15
Jan
12

mlk day weekend readings 2012

A weekend for democracy –

First – Saturday – there was my St. John’s alumni seminar on Thoreau’s On Civil Disobedience, a lively discussion whose participants span the Classes of 1946 to 2011.

Then further reading of essays in Liu Xiaobo’s No Enemies, No Hatred (2012). One brief reference to Ha Jin reminds me to mention his novel Nanjing Requiem (2011), a story of the courage and faith of real life Minnie Vautrin and the people whose lives she touched. 

Women’s stories are told inspiringly also in Anita Hill’s Reimagining Equality: Stories of Gender, Race, And Finding Home (2011). Alternately, Toure writes about the changing face of race in Who’s Afraid of Post-Blackness?: What It Means To Be Black Now (2011).

These discussions are not far removed from the delightful syntactic analysis by Stephen Dobyns contrasting the styles of Henry James and W.B.Yeats, or of Yeats’s role in the struggle for Irish independence as assessed by Clare Cavanagh [Next Word, Better Word: The Craft of Writing Poetry (Dobyns 2011) and  Lyric Poetry and Modern Politics (Cavanagh 2011)].

Sandwiching these meaty topics were Remica L. Bingham’s “Marchers Headed Toward Washington, Baltimore 1963” and “And Yeah…This Is A Love Poem” by Nikki Giovanni from her fantastic The 100 Best African American Poems, read in my classes on Thursday and Friday; the opening of a familiar bookstore in a new location – Weller’s Bookworks, at Trolley Square – and Sam Wheatley’s sermon this morning from James 3 on the use of the tongue to either “poison” or praise others. Xiaobo says such “poison” is a habit which will not be easy to eradicate: “Every day the dictatorship continues is a day that this poison cannot be purged.” (“Roots of Chinese Patriotism,” p.83)

Thought, speech, and action are related. In my weekend’s readings, human language can be a celebration of human freedom and dignity. But, Liu Xiaobo warns, “Thuggery in language and thuggery in life are related.”

I have been wondering about those of us who teach language arts. Besides doing all we can to bring meaningful language and language play into the lives of our students – through traditional means and through digital mentor texts such as animated poems and “kinetic type” versions of Dr. King’s “I Have A Dream” speech, how do we help them see the importance of reading and the preservation of human freedom and dignity?

Why Read Moby-Dick describes the abolitionist sub-theme in Melville’s narration; Thoreau emphasizes the “humanity” possible if government will recognize the authority of individuals to act “from principle” and with “wisdom”; “[t]he tongue too is a fire”, James writes in his urging that not many should become teachers, because no man “can make a subject of the tongue”. But there is a kind of “wisdom which comes from above” which is “pure, peaceful, forbearing, open to persuasion, filled with mercy and a good harvest, impartial, not hypocritical; the harvest of righteousness is sown in peace by those who make peace.” [translation by Richmond Lattimore]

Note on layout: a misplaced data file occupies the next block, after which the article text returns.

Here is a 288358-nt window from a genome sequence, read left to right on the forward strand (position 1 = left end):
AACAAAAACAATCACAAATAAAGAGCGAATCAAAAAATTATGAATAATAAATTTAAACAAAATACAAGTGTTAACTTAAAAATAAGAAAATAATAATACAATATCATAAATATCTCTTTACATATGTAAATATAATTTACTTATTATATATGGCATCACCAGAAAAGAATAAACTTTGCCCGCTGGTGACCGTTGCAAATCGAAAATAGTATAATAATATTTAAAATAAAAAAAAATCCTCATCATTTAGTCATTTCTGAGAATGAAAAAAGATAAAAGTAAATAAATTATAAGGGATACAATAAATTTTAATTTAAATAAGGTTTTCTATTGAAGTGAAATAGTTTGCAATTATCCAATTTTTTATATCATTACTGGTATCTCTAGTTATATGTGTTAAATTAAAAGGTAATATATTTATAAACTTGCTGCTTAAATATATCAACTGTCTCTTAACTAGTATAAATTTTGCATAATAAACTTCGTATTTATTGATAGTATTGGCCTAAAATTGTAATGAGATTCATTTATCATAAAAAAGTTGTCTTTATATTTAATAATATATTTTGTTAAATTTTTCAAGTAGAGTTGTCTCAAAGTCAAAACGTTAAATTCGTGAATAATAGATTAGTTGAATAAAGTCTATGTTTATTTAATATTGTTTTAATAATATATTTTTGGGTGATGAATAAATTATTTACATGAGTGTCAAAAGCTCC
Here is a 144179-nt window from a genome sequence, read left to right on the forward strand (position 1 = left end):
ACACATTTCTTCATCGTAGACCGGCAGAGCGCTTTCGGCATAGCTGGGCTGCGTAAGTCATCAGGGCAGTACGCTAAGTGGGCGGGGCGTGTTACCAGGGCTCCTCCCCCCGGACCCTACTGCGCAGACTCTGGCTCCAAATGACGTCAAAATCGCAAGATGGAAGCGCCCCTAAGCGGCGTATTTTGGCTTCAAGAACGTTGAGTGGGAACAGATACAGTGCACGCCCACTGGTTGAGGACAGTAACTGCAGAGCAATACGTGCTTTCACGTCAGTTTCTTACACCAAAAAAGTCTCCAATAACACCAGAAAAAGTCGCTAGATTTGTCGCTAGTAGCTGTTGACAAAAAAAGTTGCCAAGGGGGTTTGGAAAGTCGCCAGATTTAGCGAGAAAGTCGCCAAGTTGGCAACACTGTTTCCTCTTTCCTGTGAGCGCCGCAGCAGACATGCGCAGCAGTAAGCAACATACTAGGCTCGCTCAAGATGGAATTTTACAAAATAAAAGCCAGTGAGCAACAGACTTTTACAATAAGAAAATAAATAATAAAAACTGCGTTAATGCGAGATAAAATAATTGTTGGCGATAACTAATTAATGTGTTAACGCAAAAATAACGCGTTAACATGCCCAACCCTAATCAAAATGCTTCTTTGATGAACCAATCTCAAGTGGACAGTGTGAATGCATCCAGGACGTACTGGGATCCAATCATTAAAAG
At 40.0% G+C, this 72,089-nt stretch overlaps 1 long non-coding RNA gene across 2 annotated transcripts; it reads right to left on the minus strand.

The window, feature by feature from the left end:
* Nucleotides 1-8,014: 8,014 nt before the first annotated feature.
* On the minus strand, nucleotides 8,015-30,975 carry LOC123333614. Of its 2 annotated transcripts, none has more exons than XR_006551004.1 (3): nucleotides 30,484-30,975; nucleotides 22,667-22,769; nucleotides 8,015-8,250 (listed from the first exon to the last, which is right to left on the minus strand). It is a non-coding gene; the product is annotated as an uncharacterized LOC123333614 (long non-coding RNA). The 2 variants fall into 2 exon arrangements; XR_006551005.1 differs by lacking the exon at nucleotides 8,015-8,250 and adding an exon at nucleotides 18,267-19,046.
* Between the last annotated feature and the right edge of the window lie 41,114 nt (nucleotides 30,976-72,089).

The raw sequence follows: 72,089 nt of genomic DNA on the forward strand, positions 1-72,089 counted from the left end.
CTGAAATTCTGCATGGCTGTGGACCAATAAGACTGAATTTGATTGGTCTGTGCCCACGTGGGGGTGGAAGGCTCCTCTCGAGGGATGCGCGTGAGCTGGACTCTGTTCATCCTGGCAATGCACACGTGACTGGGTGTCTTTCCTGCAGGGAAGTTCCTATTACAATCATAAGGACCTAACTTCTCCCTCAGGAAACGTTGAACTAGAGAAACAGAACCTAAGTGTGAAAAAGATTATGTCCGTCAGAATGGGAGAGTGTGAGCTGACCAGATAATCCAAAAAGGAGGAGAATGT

Peace to you this weekend. Teach someone you love the power of words.    

    

 

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3 Responses to “mlk day weekend readings 2012”


  1. January 16, 2012 at 4:33 pm

    I love these connections.

  2. 2 Susan Houg
    January 17, 2012 at 3:49 am

    Wow, Gordon. What a rich collection of reviews and ruminations. I’m especially interested in finding the Ha Jin book. I just listened to an interview with a historian, David Barton (Wall Builders), who collects original manuscripts and had some revealing things to say about black patriots in the American revolution, and how much of the “official” history of this period was written by southerners after the War Between the States, and how these writers wrote the black contributions to our founding right out of the record. I never knew this before. The power of false words, neglected words.

    • January 17, 2012 at 9:15 pm

      Thank you, Susan. I know his name, because I think I saw him present at a Sacramento convention once, possibly. I especially enjoy reading the personal stories in Anita Hill’s book, and going through Nikki Giovanni’s collection of poems, which I had my library purchase over the summer. It comes with a good number of recordings on disk, performed by poets or actresses such as Ruby (Raisin in The Sun) Dee.


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